Summary and Info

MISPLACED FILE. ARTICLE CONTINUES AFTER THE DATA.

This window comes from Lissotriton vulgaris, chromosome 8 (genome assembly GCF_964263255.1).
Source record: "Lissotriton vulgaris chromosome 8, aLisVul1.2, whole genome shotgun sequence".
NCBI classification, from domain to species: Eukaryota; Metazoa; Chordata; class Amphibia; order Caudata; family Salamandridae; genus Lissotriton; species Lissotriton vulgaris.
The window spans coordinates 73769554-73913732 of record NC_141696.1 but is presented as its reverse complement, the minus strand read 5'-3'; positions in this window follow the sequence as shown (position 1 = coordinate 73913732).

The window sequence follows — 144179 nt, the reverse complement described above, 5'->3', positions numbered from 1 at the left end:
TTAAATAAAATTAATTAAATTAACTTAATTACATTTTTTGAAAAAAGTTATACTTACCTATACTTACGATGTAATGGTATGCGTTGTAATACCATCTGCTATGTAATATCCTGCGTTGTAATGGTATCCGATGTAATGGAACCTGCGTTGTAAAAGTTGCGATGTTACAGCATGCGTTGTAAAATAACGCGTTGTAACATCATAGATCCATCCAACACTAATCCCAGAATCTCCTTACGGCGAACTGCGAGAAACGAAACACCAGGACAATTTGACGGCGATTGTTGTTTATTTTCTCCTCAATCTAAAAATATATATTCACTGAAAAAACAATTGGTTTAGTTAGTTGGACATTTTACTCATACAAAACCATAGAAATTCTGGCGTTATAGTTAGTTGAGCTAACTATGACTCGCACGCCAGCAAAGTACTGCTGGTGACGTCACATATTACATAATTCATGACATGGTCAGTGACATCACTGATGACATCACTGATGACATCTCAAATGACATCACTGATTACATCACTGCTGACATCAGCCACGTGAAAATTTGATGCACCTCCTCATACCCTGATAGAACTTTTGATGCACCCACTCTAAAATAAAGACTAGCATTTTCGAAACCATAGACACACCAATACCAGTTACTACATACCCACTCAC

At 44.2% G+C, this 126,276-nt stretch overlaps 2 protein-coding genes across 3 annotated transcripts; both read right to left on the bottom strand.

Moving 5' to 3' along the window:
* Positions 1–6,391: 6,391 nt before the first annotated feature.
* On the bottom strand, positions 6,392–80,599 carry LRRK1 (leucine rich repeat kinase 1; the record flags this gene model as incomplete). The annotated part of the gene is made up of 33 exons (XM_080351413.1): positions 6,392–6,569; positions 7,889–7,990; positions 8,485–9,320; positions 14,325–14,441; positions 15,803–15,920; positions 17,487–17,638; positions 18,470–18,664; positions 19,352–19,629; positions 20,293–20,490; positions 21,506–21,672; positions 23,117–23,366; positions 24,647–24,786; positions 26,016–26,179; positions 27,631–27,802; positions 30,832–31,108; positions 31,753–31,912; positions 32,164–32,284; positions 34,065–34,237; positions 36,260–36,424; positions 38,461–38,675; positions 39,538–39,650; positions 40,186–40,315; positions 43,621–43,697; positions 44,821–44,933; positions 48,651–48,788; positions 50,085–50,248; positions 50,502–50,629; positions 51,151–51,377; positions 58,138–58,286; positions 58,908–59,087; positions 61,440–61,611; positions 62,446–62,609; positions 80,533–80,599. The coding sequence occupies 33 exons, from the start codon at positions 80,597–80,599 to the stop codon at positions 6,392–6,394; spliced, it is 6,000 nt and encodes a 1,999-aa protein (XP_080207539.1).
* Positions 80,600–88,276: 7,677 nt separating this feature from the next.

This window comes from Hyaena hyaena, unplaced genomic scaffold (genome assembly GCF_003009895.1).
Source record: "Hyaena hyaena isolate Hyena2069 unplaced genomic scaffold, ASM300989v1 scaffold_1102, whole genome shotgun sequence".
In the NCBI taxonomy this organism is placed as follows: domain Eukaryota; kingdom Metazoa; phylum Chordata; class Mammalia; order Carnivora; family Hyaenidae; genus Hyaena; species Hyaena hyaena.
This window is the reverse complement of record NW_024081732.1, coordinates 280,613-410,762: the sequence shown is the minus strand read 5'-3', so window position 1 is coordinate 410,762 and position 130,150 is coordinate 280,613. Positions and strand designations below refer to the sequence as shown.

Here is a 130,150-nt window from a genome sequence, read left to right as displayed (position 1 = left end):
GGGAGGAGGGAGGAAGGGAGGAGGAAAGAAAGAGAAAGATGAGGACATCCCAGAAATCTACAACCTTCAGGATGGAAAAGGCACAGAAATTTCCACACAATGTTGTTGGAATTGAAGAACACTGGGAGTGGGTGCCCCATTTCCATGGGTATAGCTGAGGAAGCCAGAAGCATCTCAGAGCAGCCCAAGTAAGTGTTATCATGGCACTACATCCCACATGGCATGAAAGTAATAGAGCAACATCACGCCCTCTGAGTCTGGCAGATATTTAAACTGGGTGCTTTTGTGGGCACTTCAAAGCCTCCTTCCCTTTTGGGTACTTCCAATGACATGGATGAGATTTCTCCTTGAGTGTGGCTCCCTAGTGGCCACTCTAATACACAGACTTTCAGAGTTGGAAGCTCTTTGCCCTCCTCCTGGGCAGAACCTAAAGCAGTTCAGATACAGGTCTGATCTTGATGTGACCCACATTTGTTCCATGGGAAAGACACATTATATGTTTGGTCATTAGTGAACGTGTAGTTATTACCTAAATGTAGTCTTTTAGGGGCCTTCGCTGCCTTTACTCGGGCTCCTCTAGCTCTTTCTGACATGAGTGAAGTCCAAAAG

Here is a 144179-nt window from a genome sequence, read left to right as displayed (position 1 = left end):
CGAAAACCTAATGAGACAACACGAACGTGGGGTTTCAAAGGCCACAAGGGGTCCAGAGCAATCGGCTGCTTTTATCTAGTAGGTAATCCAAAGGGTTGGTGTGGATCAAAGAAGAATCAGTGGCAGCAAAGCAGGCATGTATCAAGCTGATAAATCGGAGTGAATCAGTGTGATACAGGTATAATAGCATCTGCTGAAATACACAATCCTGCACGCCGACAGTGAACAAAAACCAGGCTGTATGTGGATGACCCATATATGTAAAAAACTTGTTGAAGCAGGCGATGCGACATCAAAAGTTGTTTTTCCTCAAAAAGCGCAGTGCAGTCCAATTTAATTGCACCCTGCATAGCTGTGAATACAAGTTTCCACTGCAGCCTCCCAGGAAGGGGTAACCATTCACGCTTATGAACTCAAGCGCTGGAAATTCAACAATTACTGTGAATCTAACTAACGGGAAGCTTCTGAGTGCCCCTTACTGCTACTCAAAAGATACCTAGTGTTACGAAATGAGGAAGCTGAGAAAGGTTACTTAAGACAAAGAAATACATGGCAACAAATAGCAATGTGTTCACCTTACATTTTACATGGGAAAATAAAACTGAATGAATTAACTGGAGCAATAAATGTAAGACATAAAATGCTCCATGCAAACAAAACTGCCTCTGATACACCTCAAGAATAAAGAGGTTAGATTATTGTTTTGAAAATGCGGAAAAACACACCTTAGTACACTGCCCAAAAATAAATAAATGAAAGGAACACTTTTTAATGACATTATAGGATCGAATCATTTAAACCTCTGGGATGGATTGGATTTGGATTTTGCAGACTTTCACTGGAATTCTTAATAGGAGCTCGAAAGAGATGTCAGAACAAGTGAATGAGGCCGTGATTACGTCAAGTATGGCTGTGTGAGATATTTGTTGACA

Note: This book was later replaced by "A New Introduction to Modal Logic" (1996).An earlier book of ours, entitled An Introduction to Modal Logic (IML), was published in 1968. When we wrote it, we were able to give a reasonably comprehensive survey of the state of modal logic at that time. We very much doubt, however, whether any comparable survey would be possible today, for, since 1968, the subject has developed vigorously in a wide variety of directions.The present book is therefore not an attempt to update IML in the style of that work, but it is in some sense a sequel to it. The bulk of IML was concerned with the description of a range of particular modal systems. We have made no attempt here to survey the very large number of systems found in the recent literature. Good surveys of these will be found in Lemmon and Scott (1977), Segerberg (1971) and Chellas (1980), and we have not wished to duplicate the material found in these works. Our aim has been rather to concentrate on certain recent developments which concern questions about general properties of modal systems and which have, we believe, led to a genuine deepening of our understanding of modal logic. Most of the relevant material is, however, at present available only in journal articles, and then often in a form which is accessible only to a fairly experienced worker in the field. We have tried to make these important developments accessible to all students of modal logic,as we believe they should be.